The not-so-minor details
Magellan Cyclo 505
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Great value for this level of sophistication.
Easy to use touchscreen.
Wireless uploading works well.
Turn by turn navigation.
Clunky web portal interface.
Not optimised for Mac.
Size can make mounting tricky with short stems.
Loading routes onto the device is not straightforward.
It has now been over six months since we stepped into the world of GPS and fitted the Magellan Cyclo 505 to our mountain and road bikes, ready to track our riding with a level of detail that we’d never encountered before.
The 505 boasts an absolutely massive array of features, some of which we found very useful for our purposes, others less so. The highlights include clear touchscreen operation, seamless wireless uploading of your rides via Wifi, excellent turn-by-turn navigation and the ability to display a lot of information on the 75mm screen clearly at a glance. You can also configure the device for multiple profiles, which is perfect if you plan on using it on your road bike as well as your mountain bike.
A recent firmware update just released (which you currently need a PC to install, grrrrr!) enables to 505 to communicate with your smart phone via Bluetooth as well, so you can answer calls, read messages and even control your music from the head unit, all without taking your phone out! Also packaged into the latest update is Di2 connectivity via the new Di2 D-Fly system, which is timely with the release of XTR Di2, so you can easily view gear selection and Di2 battery level. Necessary? No, but tech geeks will swoon.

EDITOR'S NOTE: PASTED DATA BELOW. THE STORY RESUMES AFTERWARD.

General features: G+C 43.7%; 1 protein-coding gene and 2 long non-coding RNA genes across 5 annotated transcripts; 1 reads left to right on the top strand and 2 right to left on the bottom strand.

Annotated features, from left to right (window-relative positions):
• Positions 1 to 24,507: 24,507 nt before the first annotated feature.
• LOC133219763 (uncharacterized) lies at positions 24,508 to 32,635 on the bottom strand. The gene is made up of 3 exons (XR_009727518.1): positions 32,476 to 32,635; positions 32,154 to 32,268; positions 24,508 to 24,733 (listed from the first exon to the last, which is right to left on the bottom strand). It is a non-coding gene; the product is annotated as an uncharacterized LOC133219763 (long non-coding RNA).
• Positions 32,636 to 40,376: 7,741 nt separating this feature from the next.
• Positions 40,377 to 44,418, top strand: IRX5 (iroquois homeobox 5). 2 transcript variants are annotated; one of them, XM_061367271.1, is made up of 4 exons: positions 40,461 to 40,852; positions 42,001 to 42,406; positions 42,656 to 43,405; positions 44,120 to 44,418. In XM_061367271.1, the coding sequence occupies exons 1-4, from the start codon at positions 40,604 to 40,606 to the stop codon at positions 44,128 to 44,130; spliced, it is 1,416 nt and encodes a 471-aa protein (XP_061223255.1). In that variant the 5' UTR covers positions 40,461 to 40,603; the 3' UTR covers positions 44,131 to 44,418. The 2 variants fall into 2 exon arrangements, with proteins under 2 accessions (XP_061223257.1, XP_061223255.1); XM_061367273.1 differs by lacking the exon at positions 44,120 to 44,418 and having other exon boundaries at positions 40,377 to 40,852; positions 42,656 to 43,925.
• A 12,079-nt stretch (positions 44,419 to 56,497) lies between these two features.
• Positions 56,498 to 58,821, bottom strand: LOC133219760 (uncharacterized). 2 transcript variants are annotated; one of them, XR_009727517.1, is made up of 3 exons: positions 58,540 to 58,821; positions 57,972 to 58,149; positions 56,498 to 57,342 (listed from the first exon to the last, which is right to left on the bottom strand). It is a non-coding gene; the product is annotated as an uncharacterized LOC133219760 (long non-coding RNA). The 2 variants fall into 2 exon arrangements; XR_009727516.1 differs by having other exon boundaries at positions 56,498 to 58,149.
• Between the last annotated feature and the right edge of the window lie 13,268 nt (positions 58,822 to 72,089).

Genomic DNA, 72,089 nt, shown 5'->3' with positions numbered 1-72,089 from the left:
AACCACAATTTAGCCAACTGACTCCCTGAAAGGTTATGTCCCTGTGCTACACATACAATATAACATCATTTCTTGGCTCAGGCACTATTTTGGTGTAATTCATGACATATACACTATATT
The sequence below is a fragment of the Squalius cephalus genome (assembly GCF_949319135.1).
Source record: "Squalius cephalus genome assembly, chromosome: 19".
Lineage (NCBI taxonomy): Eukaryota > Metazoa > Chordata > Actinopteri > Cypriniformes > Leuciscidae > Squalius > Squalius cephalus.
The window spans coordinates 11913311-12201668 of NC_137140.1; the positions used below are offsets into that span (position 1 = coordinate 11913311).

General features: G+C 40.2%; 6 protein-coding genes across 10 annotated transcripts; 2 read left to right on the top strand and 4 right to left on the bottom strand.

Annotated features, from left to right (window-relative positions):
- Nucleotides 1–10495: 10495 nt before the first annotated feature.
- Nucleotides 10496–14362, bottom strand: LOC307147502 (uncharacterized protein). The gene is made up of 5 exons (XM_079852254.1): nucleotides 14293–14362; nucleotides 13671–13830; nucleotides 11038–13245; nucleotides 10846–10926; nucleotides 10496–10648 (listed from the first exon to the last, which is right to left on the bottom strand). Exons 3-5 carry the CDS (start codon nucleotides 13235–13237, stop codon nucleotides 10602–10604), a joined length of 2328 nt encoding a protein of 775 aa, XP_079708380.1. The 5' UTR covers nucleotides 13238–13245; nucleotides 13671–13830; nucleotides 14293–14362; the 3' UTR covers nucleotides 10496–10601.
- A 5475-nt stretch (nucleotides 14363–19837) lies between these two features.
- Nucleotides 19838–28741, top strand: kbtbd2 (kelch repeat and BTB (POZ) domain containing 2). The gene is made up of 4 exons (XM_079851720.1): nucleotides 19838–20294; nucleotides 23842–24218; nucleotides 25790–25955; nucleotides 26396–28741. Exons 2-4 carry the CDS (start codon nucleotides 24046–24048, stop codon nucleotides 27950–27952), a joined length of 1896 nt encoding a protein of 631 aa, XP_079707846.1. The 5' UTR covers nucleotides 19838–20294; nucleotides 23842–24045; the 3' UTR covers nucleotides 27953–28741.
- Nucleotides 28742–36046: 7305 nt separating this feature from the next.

The 505 also has the ability to track and display heart rate, power, calories burnt, elevation loss/gain, avergage and total distance, total and moving time, average and current speed and much more…In all, the 505 of is less of a GPS, and more of a NASA command station for your bike! Of course, you don’t have to have all this info on display and it’s easy to configure the dashboard to only display the information that’s important to you. We optimised our dashboard display to show us only the seven readings we really wanted to know while riding.
We found the 505 synced easily with our various sensors (heart rate and cadence), but just make sure you turn the search mode off if you’re not using them, or it’ll ask you to sync with the heart rate monitor of everyone who rides past!
Finding your way around the device is simple. Much like an iPhone, there’s one ‘home’ button that exits your current screen, while moving between the various menus or making selections is all done via the touch screen. Gloved operation was a little hit and miss, especially in colder weather, which was sometimes frustrating. We found that Specialized’s awesome Wire Tap gloves are the perfect option, enabling perfect touchscreen function even with your gloves on.
In terms of route finding functions, you can upload your own routes from GPX files, follow a bunch of pre-loaded rides (both mountain bike and road), and the device is pre-loaded with cycling specific points of interest too (like bike shops, cafes and such).
There’s also a pretty funky ‘surprise me’ function, which generates a random route based upon the parameters you set (time/distance, road/trail preferences), and a ‘shake and share’ function for sharing your route with other Magellan users. As cool as these functions are, the nightmare of Sydney traffic makes the ‘surprise me’ function a bit hit and miss, and we didn’t use it on the mountain bike. Perhaps if you did your road riding in a quieter part of the world it’d be more useful.